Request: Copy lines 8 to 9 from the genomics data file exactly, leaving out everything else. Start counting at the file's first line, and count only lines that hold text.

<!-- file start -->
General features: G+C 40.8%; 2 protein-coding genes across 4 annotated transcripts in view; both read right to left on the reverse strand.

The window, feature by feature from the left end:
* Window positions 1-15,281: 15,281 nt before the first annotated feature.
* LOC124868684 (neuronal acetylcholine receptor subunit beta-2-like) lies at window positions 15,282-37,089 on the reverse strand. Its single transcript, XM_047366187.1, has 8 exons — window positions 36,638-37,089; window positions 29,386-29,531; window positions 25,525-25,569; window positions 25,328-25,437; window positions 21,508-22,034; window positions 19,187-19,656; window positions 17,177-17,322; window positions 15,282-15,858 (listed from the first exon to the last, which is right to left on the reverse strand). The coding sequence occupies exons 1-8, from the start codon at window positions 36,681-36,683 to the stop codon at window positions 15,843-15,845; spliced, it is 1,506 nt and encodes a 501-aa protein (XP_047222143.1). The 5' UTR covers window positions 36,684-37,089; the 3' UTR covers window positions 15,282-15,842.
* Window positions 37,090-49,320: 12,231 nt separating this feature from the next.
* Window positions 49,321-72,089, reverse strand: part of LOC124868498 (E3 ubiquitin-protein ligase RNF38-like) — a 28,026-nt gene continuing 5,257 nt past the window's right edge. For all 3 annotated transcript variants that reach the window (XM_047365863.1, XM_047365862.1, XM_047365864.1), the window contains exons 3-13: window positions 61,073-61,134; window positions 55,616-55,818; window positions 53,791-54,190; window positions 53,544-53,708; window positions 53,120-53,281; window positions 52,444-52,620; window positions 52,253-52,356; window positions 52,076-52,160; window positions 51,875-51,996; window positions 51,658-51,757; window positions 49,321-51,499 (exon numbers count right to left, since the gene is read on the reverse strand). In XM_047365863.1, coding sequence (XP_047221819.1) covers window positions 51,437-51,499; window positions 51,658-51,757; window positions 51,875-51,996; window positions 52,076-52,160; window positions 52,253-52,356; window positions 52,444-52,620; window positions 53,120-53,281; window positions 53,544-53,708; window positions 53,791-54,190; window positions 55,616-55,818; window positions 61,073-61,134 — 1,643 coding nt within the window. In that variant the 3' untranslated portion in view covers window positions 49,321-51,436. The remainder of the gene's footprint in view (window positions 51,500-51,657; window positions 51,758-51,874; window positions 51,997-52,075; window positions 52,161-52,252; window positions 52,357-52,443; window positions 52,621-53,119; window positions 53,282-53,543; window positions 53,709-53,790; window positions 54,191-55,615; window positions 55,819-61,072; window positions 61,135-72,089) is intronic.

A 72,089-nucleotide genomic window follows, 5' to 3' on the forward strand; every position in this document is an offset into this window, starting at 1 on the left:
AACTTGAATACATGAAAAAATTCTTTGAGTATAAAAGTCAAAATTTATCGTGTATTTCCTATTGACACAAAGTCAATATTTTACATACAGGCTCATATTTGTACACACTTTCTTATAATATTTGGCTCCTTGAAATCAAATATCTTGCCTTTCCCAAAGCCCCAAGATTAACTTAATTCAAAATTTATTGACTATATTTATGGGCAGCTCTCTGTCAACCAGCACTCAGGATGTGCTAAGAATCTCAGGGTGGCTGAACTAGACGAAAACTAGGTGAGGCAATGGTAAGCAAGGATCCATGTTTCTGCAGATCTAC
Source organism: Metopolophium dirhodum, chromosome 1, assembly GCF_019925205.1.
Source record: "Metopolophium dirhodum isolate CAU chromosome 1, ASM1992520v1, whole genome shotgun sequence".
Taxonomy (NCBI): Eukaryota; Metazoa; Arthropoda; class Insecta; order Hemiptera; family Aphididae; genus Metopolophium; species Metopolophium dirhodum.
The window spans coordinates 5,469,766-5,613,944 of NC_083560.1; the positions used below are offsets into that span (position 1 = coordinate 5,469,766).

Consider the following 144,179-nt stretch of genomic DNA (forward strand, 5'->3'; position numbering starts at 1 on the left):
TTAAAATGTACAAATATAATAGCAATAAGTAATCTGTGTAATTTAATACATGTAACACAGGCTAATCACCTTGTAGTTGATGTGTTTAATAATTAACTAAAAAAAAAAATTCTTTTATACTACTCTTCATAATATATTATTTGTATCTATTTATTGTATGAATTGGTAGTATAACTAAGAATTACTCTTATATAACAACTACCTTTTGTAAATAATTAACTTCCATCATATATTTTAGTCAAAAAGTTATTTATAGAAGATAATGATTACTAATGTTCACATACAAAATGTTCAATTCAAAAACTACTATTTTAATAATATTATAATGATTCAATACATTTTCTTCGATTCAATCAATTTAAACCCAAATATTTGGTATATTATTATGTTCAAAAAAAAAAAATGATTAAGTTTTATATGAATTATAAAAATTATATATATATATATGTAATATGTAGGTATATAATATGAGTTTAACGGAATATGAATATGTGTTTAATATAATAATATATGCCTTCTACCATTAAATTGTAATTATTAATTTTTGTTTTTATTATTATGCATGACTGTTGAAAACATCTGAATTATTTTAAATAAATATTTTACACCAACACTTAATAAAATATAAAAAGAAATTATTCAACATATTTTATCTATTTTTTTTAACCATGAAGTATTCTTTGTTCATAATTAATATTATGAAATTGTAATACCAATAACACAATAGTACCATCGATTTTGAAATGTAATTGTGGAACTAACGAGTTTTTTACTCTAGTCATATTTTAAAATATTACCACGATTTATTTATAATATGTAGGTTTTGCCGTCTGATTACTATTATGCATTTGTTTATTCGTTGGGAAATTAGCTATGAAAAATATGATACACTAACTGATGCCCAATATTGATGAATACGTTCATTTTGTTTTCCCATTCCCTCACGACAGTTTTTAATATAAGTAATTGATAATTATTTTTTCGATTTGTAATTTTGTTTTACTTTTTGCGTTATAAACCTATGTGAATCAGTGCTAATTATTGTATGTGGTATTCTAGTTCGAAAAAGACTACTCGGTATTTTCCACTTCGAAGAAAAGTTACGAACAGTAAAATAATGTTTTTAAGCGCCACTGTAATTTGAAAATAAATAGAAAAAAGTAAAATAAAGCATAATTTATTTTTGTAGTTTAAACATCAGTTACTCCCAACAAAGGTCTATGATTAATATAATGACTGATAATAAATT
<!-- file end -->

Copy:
AACTTGAATACATGAAAAAATTCTTTGAGTATAAAAGTCAAAATTTATCGTGTATTTCCTATTGACACAAAGTCAATATTTTACATACAGGCTCATATTTGTACACACTTTCTTATAATATTTGGCTCCTTGAAATCAAATATCTTGCCTTTCCCAAAGCCCCAAGATTAACTTAATTCAAAATTTATTGACTATATTTATGGGCAGCTCTCTGTCAACCAGCACTCAGGATGTGCTAAGAATCTCAGGGTGGCTGAACTAGACGAAAACTAGGTGAGGCAATGGTAAGCAAGGATCCATGTTTCTGCAGATCTAC
Source organism: Metopolophium dirhodum, chromosome 1, assembly GCF_019925205.1.